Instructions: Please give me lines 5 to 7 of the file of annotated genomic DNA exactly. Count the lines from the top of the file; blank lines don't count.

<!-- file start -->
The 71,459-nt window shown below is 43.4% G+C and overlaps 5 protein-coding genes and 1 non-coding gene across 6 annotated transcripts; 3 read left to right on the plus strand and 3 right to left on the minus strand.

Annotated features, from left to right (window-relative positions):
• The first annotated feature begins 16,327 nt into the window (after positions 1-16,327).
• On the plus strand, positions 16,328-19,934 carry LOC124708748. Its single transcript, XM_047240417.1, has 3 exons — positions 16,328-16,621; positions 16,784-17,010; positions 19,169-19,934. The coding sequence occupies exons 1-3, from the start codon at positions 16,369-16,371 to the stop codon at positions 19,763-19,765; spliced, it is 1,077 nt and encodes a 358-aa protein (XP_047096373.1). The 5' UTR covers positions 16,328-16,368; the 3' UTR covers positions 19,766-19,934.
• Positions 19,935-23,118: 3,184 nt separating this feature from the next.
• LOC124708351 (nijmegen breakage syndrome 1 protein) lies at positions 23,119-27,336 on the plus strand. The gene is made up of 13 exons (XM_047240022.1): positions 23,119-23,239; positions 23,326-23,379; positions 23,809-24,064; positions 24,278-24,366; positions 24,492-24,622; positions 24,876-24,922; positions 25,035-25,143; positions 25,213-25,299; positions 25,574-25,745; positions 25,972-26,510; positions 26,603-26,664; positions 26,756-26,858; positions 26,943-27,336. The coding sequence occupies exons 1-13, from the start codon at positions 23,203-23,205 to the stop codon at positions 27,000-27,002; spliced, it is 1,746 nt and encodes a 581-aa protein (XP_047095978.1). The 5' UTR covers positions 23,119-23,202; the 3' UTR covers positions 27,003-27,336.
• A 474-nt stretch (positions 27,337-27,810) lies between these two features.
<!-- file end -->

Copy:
• Positions 19,935-23,118: 3,184 nt separating this feature from the next.
• LOC124708351 (nijmegen breakage syndrome 1 protein) lies at positions 23,119-27,336 on the plus strand. The gene is made up of 13 exons (XM_047240022.1): positions 23,119-23,239; positions 23,326-23,379; positions 23,809-24,064; positions 24,278-24,366; positions 24,492-24,622; positions 24,876-24,922; positions 25,035-25,143; positions 25,213-25,299; positions 25,574-25,745; positions 25,972-26,510; positions 26,603-26,664; positions 26,756-26,858; positions 26,943-27,336. The coding sequence occupies exons 1-13, from the start codon at positions 23,203-23,205 to the stop codon at positions 27,000-27,002; spliced, it is 1,746 nt and encodes a 581-aa protein (XP_047095978.1). The 5' UTR covers positions 23,119-23,202; the 3' UTR covers positions 27,003-27,336.
• A 474-nt stretch (positions 27,337-27,810) lies between these two features.